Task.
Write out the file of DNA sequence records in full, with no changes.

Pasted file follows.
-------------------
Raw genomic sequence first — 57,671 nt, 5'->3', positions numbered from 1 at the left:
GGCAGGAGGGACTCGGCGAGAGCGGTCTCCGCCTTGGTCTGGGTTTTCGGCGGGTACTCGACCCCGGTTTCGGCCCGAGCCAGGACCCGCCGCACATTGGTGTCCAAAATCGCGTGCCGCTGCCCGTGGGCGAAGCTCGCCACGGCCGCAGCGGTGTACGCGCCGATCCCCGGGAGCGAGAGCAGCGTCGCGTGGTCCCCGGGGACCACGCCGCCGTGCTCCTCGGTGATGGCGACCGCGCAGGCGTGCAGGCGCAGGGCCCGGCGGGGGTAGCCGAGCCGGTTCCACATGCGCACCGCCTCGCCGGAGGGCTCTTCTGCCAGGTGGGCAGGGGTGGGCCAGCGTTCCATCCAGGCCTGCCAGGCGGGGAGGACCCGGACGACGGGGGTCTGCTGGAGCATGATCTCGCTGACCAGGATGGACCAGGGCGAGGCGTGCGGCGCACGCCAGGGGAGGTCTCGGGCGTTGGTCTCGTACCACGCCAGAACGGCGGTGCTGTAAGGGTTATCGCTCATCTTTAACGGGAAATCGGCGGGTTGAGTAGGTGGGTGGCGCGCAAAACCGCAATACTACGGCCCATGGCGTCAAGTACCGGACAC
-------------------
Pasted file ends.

Raw genomic sequence first — 57,671 nt, 5'->3', positions numbered from 1 at the left:
GGCAGGAGGGACTCGGCGAGAGCGGTCTCCGCCTTGGTCTGGGTTTTCGGCGGGTACTCGACCCCGGTTTCGGCCCGAGCCAGGACCCGCCGCACATTGGTGTCCAAAATCGCGTGCCGCTGCCCGTGGGCGAAGCTCGCCACGGCCGCAGCGGTGTACGCGCCGATCCCCGGGAGCGAGAGCAGCGTCGCGTGGTCCCCGGGGACCACGCCGCCGTGCTCCTCGGTGATGGCGACCGCGCAGGCGTGCAGGCGCAGGGCCCGGCGGGGGTAGCCGAGCCGGTTCCACATGCGCACCGCCTCGCCGGAGGGCTCTTCTGCCAGGTGGGCAGGGGTGGGCCAGCGTTCCATCCAGGCCTGCCAGGCGGGGAGGACCCGGACGACGGGGGTCTGCTGGAGCATGATCTCGCTGACCAGGATGGACCAGGGCGAGGCGTGCGGCGCACGCCAGGGGAGGTCTCGGGCGTTGGTCTCGTACCACGCCAGAACGGCGGTGCTGTAAGGGTTATCGCTCATCTTTAACGGGAAATCGGCGGGTTGAGTAGGTGGGTGGCGCGCAAAACCGCAATACTACGGCCCATGGCGTCAAGTACCGGACAC